June 29, 2024

Maurice Cunningham: Barr Foundation K-12 Interest Groups Throw Their Muscle (and Dollars) Around

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Maurice Cunningham, an expert in dark money in politics and education, shows how one group throws their weight around in Massachusetts. Reposted with permission. 

The Barr Foundation Family of K-12 Interest Groups had a heady two days with a story in the Barr funded Boston Globe touting a poll commissioned by the Barr funded Education Trust from the Barr funded MassInc Polling Group with remarks from Keri Rodrigues of the Barr funded National Parents Union and Lisa Lazare of Barr funded Educators for Excellence, presented at an event held by the Education Trust and moderated by the Globe reporter who wrote the story.

This is a post about politics, not education. The politics is that billionaire Amos Hostetter, benefactor of Barr and a donor of $2 million in dark money to the 2016 charters campaign, is using his money to shape the K-12 policy debate.

Here is a head shaker, from the Globe story:

The poll, conducted by the MassINC Polling Group between April 8 and May 2, found a combined 84 percent of parents believe schools definitely or probably should be required to use “evidence-based” reading curriculum, or teaching materials supported by a vast amount of scientific research. That research, often referred to as the “science of reading,” shows most students will need explicit instruction in phonics, vocabulary, and comprehension, to become successful readers.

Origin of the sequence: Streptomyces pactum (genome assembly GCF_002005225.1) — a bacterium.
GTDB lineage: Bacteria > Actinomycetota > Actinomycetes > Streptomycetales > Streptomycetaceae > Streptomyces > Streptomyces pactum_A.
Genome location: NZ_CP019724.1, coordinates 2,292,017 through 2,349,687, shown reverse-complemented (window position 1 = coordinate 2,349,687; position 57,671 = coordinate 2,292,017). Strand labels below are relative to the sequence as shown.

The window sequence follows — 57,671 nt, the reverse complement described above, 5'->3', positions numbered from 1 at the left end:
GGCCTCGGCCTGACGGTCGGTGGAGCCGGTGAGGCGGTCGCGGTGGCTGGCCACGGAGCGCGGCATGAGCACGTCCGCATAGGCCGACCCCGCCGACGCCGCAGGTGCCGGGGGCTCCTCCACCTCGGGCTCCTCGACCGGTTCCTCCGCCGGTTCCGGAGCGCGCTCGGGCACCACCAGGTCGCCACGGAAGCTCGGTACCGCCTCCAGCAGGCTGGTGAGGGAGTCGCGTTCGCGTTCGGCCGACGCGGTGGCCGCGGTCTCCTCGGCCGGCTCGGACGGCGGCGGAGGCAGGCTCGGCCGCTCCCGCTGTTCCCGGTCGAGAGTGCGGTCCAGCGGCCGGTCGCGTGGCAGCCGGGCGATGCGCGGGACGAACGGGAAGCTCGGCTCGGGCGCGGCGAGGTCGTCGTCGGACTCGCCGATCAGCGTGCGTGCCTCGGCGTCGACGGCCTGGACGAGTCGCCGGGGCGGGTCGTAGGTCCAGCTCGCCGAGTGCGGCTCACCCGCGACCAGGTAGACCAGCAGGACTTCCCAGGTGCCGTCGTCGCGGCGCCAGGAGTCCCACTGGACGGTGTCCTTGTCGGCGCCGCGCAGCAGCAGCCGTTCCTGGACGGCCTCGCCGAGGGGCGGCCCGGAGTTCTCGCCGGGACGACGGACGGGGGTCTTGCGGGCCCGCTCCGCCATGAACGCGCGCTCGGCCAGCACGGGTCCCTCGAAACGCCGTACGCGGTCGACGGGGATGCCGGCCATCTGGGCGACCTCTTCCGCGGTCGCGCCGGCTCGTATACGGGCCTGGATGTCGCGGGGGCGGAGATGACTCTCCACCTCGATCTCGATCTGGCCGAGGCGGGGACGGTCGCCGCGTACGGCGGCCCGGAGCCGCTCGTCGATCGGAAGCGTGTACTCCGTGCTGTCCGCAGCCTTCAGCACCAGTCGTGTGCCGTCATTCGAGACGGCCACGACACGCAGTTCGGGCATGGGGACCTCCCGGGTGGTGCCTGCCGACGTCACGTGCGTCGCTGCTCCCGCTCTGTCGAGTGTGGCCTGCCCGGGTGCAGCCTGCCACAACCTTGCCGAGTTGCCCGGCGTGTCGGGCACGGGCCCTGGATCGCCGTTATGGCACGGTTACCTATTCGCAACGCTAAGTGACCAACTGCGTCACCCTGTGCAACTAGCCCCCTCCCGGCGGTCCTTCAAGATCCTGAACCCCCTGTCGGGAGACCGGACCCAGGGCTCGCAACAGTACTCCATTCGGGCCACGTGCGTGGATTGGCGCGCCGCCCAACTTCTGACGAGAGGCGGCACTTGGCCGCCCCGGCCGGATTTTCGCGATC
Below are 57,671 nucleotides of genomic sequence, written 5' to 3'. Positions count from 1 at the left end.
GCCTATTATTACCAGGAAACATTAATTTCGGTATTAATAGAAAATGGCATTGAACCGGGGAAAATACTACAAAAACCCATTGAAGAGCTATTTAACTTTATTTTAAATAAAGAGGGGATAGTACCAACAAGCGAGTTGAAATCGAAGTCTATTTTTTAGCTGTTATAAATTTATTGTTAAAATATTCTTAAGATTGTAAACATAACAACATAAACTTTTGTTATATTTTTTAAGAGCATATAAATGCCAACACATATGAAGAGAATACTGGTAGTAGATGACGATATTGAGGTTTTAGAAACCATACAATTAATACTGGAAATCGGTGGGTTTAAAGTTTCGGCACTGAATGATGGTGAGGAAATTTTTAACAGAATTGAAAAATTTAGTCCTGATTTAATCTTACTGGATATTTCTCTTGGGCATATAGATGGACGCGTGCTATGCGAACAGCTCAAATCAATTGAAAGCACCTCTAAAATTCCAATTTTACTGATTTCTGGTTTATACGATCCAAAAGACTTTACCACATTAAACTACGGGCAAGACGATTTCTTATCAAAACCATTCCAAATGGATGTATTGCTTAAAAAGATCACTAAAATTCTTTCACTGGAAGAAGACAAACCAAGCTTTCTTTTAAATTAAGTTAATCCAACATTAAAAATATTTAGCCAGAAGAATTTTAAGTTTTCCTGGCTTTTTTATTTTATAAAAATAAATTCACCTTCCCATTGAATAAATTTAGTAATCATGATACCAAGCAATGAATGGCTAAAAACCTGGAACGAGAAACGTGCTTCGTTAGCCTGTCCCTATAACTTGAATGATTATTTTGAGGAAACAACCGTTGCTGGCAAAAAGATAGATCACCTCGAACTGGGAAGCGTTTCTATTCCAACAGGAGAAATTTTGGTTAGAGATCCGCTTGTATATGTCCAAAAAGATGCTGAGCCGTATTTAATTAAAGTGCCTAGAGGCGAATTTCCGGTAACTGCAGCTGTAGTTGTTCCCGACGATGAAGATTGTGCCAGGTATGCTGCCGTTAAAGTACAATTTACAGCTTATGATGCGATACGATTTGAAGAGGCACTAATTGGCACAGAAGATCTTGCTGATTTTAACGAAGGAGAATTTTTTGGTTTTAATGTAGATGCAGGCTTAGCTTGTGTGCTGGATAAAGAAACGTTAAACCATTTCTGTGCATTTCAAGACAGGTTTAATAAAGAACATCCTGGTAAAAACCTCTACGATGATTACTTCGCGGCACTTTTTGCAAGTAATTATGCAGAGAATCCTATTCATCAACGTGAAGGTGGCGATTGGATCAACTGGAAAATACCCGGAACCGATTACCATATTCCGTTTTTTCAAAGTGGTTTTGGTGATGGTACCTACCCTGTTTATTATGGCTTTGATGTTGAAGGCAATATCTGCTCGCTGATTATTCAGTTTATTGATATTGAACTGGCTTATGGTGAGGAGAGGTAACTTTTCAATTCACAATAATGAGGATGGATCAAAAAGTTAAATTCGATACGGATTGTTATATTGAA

And the poll indeed asks the question:

Do you think schools should be required to use evidence-based reading curriculum, which means curriculum materials that are proven to work in teaching students how to read, or not?

This is like asking should the Boston Pops play the 1812 Overture on July 4, or maybe go with a medley from Spinal Tap? If you are an interest paying for this poll you have to be pretty happy with this question.

The Globe makes it sound like a slam dunk (1812 Overture or Spinal Tap?). But actually, the “science of reading” research is unsettled and fluctuates over time.

There isn’t room in a poll or a news story to adequately explain what the terminology of “evidence based” or “science of reading” means to lay persons, so how can they give an informed opinion?

The poll, the story, and the event hosted by Education Trust on Tuesday serve the goal of advancing pending legislation expressing the K-12 policy preferences of interests funded by Barr and the Walton Family Foundation.

That’s the politics. It is agenda setting by the handful of us who can fund interest groups, commission polls, subsidize professional “parents” like Rodrigues or “educators” like Lazare, and even sponsor an event moderated by an employee of the paper of record.

Or as Anand Giridharadas puts it: “What wealthy people do is rig the discourse.”

Money never sleeps. Follow the money.

I hope you read this far so I can offer a word of praise for the Globe. For the first time since 2022 the paper disclosed that Barr funds both part of the Globe’s K-12 coverage and one of the interests it reports upon: “The Education Trust … sponsored the poll with the support of the Barr Foundation. (The Barr Foundation also partly funds the Globe’s Great Divide education team.)” It’s a start.

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